(Adds comments by sources, background)
SAO PAULO, Oct 18 (Reuters) - A division of Chinese commodity trader COFCO has delayed completion of a $20 million port hub in southern Brazil, three sources told Reuters, as it struggles to reorganize operations after merging its Nidera BV and Noble Agri businesses.
The transshipment hub on the bank of the Sinos river, which is still under construction, is expected to move 850,000 tonnes of grains per year - from trucks to barges bound for Rio Grande for export, and receive imported wheat shipped through that port.
Two suppliers said equipment and machines acquired by Nidera Sementes Ltda, the division responsible for the project, had been manufactured but not delivered at the buyer's request.
"Shipment did not occur at the expected date," one supplier said, referring to machines bought for the port. Another said the parties were discussing whether to send the equipment originally destined for that project to another COFCO unit. COFCO, which did not reply to requests for comment, completed its takeover of Nidera this year.
The delay underscores COFCO's battle to create a cohesive structure after first investing in Dutch-based trader Nidera in 2014 and merging it with Noble Agri, a former unit of Singapore's Noble Group, to create COFCO Intl last April.
Since first investing in Nidera, COFCO has had several setbacks including a $150 million financial hole in its Latin American operations and $200 million in unauthorized trading losses on its biofuels desk.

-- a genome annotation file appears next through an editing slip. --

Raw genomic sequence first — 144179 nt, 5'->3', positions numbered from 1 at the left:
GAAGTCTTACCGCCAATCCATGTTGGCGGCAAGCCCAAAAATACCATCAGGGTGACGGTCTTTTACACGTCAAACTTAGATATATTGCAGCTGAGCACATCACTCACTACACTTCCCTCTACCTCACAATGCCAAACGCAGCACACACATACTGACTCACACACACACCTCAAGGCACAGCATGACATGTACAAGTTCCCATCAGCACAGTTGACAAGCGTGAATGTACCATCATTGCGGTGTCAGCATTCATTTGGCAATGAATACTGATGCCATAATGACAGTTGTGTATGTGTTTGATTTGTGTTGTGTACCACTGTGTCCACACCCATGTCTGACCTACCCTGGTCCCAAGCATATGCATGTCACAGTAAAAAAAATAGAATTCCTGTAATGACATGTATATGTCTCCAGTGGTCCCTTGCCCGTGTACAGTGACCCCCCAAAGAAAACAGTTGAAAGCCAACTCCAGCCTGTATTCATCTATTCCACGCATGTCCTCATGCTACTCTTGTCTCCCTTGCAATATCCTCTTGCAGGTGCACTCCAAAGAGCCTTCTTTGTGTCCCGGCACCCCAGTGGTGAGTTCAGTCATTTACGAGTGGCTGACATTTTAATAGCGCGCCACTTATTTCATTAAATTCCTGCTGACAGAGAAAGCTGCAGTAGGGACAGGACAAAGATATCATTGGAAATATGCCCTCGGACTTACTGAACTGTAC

One person familiar with COFCO's strategy said the company was looking at divesting assets as it integrated Nidera and Noble into the company and fine-tuned operations. The port hub project's main suppliers include silo maker Kepler Weber SA and TMSA Tecnologia em Movimentação SA, a maker of belt conveyors and grain loading machines. TMSA declined to comment. Kepler Weber did not reply to a request for comment.
Budgeted at 62 million reais ($20 million), the project was intended to create 50 direct and 200 indirect jobs, according to a description Nidera sent to regulator Antaq in 2013.
Antaq filings show the regulator granted formal approval for the project on a 140,837 square-meter area in the town of Canoas in Rio Grande do Sul state in May 2016.
Reuters reported in August that COFCO was considering selling Nidera's Latin American seeds business. Weeks later COFCO said it would end operations at a soy crushing plant in the Brazilian state of Paraná.
($1 = 3.17 reais) (Reporting by Ana Mano; Additional reporting by Jake Spring in Brasilia; Editing by Brad Haynes and Susan Thomas)